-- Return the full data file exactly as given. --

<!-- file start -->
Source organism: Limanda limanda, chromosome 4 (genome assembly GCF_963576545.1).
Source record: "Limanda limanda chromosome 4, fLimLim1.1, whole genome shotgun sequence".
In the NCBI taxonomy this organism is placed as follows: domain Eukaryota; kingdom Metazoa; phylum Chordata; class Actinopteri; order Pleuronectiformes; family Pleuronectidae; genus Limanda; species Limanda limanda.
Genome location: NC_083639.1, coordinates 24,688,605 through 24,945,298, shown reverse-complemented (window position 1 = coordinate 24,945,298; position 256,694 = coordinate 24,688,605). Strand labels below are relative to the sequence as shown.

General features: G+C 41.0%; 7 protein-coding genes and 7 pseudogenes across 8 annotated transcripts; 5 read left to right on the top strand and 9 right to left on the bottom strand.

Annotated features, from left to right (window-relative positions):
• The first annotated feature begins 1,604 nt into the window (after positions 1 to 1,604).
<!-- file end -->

Source organism: Limanda limanda, chromosome 4 (genome assembly GCF_963576545.1).
Source record: "Limanda limanda chromosome 4, fLimLim1.1, whole genome shotgun sequence".
In the NCBI taxonomy this organism is placed as follows: domain Eukaryota; kingdom Metazoa; phylum Chordata; class Actinopteri; order Pleuronectiformes; family Pleuronectidae; genus Limanda; species Limanda limanda.
Genome location: NC_083639.1, coordinates 24,688,605 through 24,945,298, shown reverse-complemented (window position 1 = coordinate 24,945,298; position 256,694 = coordinate 24,688,605). Strand labels below are relative to the sequence as shown.

General features: G+C 41.0%; 7 protein-coding genes and 7 pseudogenes across 8 annotated transcripts; 5 read left to right on the top strand and 9 right to left on the bottom strand.

Annotated features, from left to right (window-relative positions):
• The first annotated feature begins 1,604 nt into the window (after positions 1 to 1,604).